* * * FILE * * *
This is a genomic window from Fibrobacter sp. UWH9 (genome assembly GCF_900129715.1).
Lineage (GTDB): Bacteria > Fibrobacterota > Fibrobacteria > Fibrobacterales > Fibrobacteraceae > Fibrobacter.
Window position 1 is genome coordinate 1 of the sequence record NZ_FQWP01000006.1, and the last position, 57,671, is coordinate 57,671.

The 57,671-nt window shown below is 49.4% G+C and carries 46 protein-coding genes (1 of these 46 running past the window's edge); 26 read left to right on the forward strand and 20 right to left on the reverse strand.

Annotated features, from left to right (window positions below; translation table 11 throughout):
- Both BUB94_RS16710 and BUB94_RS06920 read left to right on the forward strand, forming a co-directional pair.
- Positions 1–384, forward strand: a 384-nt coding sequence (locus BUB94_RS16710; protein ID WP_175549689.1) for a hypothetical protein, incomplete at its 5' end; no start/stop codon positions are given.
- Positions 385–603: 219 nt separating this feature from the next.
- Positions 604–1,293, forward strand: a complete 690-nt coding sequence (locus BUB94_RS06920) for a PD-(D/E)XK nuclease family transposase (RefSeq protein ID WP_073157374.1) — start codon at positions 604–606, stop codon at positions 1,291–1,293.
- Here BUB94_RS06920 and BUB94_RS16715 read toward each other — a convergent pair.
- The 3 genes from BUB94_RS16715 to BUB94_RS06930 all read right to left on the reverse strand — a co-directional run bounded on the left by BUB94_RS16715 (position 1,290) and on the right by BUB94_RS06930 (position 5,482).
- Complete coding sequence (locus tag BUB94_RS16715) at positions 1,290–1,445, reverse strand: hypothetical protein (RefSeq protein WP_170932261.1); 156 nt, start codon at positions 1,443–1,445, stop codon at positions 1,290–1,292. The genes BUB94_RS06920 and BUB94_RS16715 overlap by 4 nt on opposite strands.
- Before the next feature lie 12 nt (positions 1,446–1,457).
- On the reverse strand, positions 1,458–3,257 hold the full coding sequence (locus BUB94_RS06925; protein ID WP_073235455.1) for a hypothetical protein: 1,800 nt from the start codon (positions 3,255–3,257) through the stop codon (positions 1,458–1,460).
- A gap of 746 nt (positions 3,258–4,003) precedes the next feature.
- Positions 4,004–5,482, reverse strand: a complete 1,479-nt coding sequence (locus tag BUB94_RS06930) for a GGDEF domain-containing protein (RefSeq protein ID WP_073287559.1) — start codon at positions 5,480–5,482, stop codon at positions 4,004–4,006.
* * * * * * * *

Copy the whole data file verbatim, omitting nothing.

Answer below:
This is a genomic window from Fibrobacter sp. UWH9 (genome assembly GCF_900129715.1).
Lineage (GTDB): Bacteria > Fibrobacterota > Fibrobacteria > Fibrobacterales > Fibrobacteraceae > Fibrobacter.
Window position 1 is genome coordinate 1 of the sequence record NZ_FQWP01000006.1, and the last position, 57,671, is coordinate 57,671.

The 57,671-nt window shown below is 49.4% G+C and carries 46 protein-coding genes (1 of these 46 running past the window's edge); 26 read left to right on the forward strand and 20 right to left on the reverse strand.

Annotated features, from left to right (window positions below; translation table 11 throughout):
- Both BUB94_RS16710 and BUB94_RS06920 read left to right on the forward strand, forming a co-directional pair.
- Positions 1–384, forward strand: a 384-nt coding sequence (locus BUB94_RS16710; protein ID WP_175549689.1) for a hypothetical protein, incomplete at its 5' end; no start/stop codon positions are given.
- Positions 385–603: 219 nt separating this feature from the next.
- Positions 604–1,293, forward strand: a complete 690-nt coding sequence (locus BUB94_RS06920) for a PD-(D/E)XK nuclease family transposase (RefSeq protein ID WP_073157374.1) — start codon at positions 604–606, stop codon at positions 1,291–1,293.
- Here BUB94_RS06920 and BUB94_RS16715 read toward each other — a convergent pair.
- The 3 genes from BUB94_RS16715 to BUB94_RS06930 all read right to left on the reverse strand — a co-directional run bounded on the left by BUB94_RS16715 (position 1,290) and on the right by BUB94_RS06930 (position 5,482).
- Complete coding sequence (locus tag BUB94_RS16715) at positions 1,290–1,445, reverse strand: hypothetical protein (RefSeq protein WP_170932261.1); 156 nt, start codon at positions 1,443–1,445, stop codon at positions 1,290–1,292. The genes BUB94_RS06920 and BUB94_RS16715 overlap by 4 nt on opposite strands.
- Before the next feature lie 12 nt (positions 1,446–1,457).
- On the reverse strand, positions 1,458–3,257 hold the full coding sequence (locus BUB94_RS06925; protein ID WP_073235455.1) for a hypothetical protein: 1,800 nt from the start codon (positions 3,255–3,257) through the stop codon (positions 1,458–1,460).
- A gap of 746 nt (positions 3,258–4,003) precedes the next feature.
- Positions 4,004–5,482, reverse strand: a complete 1,479-nt coding sequence (locus tag BUB94_RS06930) for a GGDEF domain-containing protein (RefSeq protein ID WP_073287559.1) — start codon at positions 5,480–5,482, stop codon at positions 4,004–4,006.